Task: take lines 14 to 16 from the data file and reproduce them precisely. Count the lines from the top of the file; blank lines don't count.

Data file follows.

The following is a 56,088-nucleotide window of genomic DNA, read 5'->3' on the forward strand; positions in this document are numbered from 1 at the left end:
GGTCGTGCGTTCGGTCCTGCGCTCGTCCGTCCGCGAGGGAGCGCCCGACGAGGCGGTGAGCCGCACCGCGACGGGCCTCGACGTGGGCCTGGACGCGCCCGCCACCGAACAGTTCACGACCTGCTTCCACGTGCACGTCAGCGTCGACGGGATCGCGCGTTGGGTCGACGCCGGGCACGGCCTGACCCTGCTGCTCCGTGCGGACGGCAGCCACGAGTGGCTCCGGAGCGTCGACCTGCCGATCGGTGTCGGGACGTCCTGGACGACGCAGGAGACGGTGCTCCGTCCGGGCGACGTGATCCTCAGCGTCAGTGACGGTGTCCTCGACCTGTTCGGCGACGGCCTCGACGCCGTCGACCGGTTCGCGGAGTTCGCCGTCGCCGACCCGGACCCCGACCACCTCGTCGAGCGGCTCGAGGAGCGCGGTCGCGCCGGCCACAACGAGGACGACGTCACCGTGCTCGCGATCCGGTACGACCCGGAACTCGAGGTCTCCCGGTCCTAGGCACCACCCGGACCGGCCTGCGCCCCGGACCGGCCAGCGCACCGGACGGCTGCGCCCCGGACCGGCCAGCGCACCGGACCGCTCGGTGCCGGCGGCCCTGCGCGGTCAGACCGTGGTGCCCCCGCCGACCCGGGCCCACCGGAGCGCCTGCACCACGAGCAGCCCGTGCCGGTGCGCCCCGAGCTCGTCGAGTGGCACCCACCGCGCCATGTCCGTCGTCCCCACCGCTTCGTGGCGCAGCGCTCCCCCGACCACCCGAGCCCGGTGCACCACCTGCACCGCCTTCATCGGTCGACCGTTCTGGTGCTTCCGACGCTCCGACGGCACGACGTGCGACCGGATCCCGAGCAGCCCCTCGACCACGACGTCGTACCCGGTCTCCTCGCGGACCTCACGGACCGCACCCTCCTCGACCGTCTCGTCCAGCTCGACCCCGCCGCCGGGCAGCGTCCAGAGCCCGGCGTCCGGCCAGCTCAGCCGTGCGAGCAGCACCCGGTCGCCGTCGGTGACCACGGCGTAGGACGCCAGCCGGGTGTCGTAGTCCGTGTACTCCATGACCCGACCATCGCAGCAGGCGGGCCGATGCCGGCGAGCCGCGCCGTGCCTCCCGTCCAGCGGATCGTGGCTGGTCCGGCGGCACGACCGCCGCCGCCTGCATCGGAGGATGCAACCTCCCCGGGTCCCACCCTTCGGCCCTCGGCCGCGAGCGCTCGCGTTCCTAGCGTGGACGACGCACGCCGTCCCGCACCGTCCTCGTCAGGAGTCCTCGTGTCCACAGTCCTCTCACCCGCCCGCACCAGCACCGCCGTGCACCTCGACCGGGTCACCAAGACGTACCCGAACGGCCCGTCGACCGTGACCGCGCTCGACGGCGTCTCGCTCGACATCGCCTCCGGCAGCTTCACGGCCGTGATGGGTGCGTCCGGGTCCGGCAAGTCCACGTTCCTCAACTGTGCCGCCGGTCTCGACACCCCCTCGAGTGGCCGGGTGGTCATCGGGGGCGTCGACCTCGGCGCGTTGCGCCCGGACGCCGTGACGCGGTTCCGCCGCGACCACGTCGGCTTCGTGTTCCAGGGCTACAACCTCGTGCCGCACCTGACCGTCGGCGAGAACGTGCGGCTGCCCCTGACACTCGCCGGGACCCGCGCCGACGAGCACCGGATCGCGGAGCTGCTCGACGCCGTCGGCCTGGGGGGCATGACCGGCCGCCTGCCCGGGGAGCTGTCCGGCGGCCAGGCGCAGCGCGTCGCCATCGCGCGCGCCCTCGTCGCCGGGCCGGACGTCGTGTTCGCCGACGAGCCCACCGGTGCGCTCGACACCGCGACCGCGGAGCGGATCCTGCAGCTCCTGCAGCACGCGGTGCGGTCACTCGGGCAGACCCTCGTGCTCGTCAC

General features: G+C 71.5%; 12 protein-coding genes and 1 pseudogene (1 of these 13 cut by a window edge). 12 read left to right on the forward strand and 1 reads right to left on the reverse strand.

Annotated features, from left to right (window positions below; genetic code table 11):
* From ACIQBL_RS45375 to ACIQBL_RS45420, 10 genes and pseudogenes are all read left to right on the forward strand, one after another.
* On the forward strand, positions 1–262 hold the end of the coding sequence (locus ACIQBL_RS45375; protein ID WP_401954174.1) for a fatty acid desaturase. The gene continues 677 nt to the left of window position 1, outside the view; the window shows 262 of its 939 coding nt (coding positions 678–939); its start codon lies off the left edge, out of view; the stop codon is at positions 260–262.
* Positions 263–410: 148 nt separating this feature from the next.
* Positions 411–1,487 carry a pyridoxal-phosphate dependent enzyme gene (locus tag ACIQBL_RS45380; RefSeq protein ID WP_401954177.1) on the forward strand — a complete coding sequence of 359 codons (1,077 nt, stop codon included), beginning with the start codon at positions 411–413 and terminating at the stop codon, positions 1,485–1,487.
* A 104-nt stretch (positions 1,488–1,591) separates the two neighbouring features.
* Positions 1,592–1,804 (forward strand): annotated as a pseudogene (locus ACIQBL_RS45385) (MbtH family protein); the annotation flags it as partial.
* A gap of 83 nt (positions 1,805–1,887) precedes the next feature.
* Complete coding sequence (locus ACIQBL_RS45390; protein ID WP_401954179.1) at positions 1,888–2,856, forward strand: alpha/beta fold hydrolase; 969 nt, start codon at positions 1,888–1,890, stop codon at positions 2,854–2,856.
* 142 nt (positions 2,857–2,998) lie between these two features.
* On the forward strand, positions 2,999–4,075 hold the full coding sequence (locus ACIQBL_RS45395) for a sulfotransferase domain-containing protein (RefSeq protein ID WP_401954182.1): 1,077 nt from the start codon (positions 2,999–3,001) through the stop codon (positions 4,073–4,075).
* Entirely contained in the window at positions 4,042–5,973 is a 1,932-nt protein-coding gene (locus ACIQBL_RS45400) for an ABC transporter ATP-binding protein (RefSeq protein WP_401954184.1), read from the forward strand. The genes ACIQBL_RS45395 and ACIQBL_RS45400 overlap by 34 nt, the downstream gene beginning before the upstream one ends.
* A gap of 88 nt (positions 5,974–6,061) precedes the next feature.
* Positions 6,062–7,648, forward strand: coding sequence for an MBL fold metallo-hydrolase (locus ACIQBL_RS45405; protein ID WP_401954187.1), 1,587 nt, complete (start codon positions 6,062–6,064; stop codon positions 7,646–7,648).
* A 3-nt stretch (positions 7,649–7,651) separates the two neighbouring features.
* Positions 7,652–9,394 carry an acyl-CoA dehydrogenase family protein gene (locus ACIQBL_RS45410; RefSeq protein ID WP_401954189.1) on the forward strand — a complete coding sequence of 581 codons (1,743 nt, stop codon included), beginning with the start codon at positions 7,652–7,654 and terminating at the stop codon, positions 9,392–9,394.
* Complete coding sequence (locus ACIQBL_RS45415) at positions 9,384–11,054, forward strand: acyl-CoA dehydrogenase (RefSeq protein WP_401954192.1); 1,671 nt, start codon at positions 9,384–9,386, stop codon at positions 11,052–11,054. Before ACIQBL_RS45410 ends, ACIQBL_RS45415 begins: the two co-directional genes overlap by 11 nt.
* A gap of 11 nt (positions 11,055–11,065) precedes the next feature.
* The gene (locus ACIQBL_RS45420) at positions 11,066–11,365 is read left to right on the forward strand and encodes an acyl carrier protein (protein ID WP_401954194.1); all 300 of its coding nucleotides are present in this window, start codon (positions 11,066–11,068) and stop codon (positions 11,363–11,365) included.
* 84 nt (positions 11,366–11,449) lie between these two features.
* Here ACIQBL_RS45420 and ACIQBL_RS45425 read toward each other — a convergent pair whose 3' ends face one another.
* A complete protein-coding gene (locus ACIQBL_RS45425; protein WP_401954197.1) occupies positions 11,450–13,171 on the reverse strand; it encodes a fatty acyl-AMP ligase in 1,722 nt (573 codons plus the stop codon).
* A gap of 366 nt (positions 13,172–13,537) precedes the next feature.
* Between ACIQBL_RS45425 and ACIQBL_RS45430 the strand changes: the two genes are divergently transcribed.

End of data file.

* On the forward strand, positions 2,999–4,075 hold the full coding sequence (locus ACIQBL_RS45395) for a sulfotransferase domain-containing protein (RefSeq protein ID WP_401954182.1): 1,077 nt from the start codon (positions 2,999–3,001) through the stop codon (positions 4,073–4,075).
* Entirely contained in the window at positions 4,042–5,973 is a 1,932-nt protein-coding gene (locus ACIQBL_RS45400) for an ABC transporter ATP-binding protein (RefSeq protein WP_401954184.1), read from the forward strand. The genes ACIQBL_RS45395 and ACIQBL_RS45400 overlap by 34 nt, the downstream gene beginning before the upstream one ends.
* A gap of 88 nt (positions 5,974–6,061) precedes the next feature.